There’s a scene where Rebecca Payne, the main director within the hospital board, sees on a video that John Q gets shot and killed, and it is than that she is finally convinced that his son actually deserves this heart transplant. It is then that Rebecca Payne finally lists the son’s name on the list, which comes up with a perfect match almost immediately. It’s horrible to think that a loss of life is what it takes for some people to come to a realization. Thankfully though, John Q wasn’t truly killed, as the bullet had missed him.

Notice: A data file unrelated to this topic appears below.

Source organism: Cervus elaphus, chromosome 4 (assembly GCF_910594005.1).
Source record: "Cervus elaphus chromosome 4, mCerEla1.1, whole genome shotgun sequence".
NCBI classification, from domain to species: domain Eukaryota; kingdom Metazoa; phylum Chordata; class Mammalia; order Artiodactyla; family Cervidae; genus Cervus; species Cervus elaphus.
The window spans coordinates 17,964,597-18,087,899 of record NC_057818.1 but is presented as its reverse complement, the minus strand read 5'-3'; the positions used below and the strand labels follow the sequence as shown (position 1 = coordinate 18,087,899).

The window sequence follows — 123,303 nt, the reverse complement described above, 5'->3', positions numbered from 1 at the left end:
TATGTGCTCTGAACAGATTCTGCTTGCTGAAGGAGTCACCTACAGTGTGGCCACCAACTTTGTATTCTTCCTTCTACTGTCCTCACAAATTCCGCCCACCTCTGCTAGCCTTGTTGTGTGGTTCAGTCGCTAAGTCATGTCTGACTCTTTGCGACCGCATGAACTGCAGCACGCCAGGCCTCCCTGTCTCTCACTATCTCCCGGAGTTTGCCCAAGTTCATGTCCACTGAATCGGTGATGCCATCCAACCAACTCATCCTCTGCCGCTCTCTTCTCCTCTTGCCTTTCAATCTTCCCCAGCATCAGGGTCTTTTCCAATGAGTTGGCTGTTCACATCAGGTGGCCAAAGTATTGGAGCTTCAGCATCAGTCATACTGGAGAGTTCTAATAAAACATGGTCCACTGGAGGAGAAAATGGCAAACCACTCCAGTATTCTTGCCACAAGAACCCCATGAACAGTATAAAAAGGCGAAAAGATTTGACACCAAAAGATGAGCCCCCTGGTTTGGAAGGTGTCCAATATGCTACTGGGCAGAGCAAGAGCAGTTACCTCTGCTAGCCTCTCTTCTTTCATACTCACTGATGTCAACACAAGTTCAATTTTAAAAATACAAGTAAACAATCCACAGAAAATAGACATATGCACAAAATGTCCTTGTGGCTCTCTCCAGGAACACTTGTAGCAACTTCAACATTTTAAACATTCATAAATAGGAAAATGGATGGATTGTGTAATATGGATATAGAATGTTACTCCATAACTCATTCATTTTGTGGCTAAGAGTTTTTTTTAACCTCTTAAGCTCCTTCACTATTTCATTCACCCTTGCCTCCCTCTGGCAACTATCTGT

The John Q film provides its viewers the moral dilemma many are forced to face with because of how society has evolved to revere profits before a human being’s life. John Q never even had bullets in his gun, his only worry was for his son’s life; he was ready to give up his heart if it meant saving his son. Institutions such as the hospital in the film are constantly alienating not only themselves but also the society due to their hunger for profits, and ignorance of human lives. It seems as if the oaths that physicians and doctors take are meaningless; even if these physicians and doctors believe they are fulfilling their oath, it is evident that through their institution that they are, in fact, everyday failing this oath when refusing to help someone in need although they the ability and means to do so.